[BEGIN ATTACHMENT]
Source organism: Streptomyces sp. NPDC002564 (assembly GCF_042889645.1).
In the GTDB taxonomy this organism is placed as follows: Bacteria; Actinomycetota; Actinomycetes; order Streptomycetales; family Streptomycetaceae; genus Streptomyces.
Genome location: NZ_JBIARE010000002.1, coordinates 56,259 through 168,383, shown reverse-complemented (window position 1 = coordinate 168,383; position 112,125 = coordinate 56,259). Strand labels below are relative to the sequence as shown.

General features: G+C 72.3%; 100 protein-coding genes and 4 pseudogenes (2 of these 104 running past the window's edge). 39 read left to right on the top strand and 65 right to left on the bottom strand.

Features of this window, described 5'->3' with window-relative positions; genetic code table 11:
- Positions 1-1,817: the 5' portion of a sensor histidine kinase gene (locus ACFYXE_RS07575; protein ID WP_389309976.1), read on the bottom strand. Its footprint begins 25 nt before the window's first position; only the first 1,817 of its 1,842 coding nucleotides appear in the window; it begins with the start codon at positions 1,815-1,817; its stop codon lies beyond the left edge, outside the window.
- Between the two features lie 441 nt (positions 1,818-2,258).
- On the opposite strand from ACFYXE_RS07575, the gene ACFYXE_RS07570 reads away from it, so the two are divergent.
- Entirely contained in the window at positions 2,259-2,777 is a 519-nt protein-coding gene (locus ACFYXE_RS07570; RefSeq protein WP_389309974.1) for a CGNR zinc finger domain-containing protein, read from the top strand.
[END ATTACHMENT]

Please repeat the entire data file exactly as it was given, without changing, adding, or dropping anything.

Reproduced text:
Source organism: Streptomyces sp. NPDC002564 (assembly GCF_042889645.1).
In the GTDB taxonomy this organism is placed as follows: Bacteria; Actinomycetota; Actinomycetes; order Streptomycetales; family Streptomycetaceae; genus Streptomyces.
Genome location: NZ_JBIARE010000002.1, coordinates 56,259 through 168,383, shown reverse-complemented (window position 1 = coordinate 168,383; position 112,125 = coordinate 56,259). Strand labels below are relative to the sequence as shown.

General features: G+C 72.3%; 100 protein-coding genes and 4 pseudogenes (2 of these 104 running past the window's edge). 39 read left to right on the top strand and 65 right to left on the bottom strand.

Features of this window, described 5'->3' with window-relative positions; genetic code table 11:
- Positions 1-1,817: the 5' portion of a sensor histidine kinase gene (locus ACFYXE_RS07575; protein ID WP_389309976.1), read on the bottom strand. Its footprint begins 25 nt before the window's first position; only the first 1,817 of its 1,842 coding nucleotides appear in the window; it begins with the start codon at positions 1,815-1,817; its stop codon lies beyond the left edge, outside the window.
- Between the two features lie 441 nt (positions 1,818-2,258).
- On the opposite strand from ACFYXE_RS07575, the gene ACFYXE_RS07570 reads away from it, so the two are divergent.
- Entirely contained in the window at positions 2,259-2,777 is a 519-nt protein-coding gene (locus ACFYXE_RS07570; RefSeq protein WP_389309974.1) for a CGNR zinc finger domain-containing protein, read from the top strand.